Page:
Block on Trump's Asylum Ban Upheld by Supreme Court
According to a complaint filed in U.S. District Court for the Southern District of Texas, True the Vote, Inc., a pro-Trump 501(c)(3) organization, took several million dollars from a donor to contest the election in its "Validate the Vote 2020" program. As designed, the program would fund litigation, conduct marketing efforts, and solicit whistleblowers. The organization subsequently filed four lawsuits in key battleground states. However, 10 days after filing the lawsuits, the organization voluntarily dismissed all of them. The organization did not produce any evidence of fraud.
Fred Eshelman, a North Carolina man who helped finance the lawsuits, is seeking his $2.5 million donation back, claiming that the group misrepresented how they would use the money. He is alleging breach of contract and other claims. The lawsuit seeks the full $2.5 million plus attorneys' fees and additional costs.
True the Vote has responded, according to a local news outlet in Houston, claiming that the money was used to fund a whistleblower program and that "barriers to advancing our arguments, coupled with constraints on time, made it necessary for us to pursue a different path." They appear to be maintaining that fraud did occur despite having no evidence.
They are also alleging that Eshelman's anger came after he directed them to give $1 million of his donation to a non-profit they had not worked with or even heard of. For his part, Eshelman cites numerous instances in his complaint when he requested information on the work being performed and instead received "vague responses, platitudes, and empty promises of follow-up."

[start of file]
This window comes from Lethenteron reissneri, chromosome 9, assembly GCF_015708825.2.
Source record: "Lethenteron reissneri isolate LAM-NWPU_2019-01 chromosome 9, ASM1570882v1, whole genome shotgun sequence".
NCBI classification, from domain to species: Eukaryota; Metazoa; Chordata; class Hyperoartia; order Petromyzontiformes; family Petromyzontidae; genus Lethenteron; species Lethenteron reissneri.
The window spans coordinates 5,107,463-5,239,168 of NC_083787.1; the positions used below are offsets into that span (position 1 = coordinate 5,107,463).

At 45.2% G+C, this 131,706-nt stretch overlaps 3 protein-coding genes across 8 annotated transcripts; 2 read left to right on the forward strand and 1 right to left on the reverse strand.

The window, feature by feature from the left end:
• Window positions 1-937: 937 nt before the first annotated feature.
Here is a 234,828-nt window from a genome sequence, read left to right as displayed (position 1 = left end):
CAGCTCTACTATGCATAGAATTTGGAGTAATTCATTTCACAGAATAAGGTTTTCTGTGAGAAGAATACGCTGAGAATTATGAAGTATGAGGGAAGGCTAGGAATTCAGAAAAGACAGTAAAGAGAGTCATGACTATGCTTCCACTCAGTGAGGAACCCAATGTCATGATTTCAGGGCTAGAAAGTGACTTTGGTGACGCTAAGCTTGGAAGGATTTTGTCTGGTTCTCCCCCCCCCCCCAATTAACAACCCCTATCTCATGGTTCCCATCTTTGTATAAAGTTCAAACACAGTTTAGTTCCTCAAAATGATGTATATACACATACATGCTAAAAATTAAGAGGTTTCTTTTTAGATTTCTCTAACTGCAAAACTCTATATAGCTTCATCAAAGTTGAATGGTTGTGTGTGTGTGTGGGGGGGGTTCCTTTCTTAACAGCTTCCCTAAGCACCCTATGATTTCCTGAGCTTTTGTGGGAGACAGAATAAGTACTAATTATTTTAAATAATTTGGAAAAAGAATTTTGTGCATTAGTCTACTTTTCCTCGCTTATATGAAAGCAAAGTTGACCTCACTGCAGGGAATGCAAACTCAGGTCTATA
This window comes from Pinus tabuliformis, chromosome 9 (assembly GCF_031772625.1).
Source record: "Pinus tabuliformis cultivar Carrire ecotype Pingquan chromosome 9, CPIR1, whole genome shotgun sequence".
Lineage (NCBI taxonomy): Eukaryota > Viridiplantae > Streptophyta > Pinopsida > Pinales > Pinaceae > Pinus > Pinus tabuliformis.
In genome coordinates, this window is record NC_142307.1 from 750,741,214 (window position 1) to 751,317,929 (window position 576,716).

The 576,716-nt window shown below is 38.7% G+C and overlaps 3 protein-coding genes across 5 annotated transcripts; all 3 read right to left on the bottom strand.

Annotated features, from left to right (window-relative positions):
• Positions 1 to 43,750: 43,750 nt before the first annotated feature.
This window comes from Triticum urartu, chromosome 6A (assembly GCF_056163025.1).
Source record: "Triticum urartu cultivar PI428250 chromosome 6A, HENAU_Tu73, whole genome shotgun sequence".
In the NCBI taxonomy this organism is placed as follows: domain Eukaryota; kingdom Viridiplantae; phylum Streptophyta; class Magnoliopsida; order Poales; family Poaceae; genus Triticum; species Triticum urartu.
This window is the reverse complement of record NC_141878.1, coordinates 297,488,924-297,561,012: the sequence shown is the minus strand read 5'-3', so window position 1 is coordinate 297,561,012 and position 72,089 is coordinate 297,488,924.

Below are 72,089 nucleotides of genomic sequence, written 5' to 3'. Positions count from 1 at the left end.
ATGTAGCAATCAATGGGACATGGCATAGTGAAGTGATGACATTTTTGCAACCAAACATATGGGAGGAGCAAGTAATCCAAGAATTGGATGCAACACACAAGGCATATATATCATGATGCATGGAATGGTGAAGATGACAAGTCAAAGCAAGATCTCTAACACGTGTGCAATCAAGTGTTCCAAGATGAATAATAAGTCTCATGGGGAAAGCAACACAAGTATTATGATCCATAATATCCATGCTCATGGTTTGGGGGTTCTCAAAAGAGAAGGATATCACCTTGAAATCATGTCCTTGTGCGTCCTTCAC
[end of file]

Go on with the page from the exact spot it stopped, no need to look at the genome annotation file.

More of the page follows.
Lawyers contesting the election in court have had a difficult time. Unlike the 2000 election, there were no legitimate issues over the vote tabulation, even in closely contested states. So far, efforts to litigate the election have been a failure, with case after case being tossed out. Despite the lack of evidence and a resulting loss in federal and state courts across the country, 70 to 80 percent of registered Republicans believe the election was rigged.
While somewhat successful in swaying public opinion, the Trump campaign has foundered in litigation - which requires attorneys to be candid, avoid frivolous claims, and provide evidence. True the Vote, Inc., is by no means the only organization to last only a few days in court.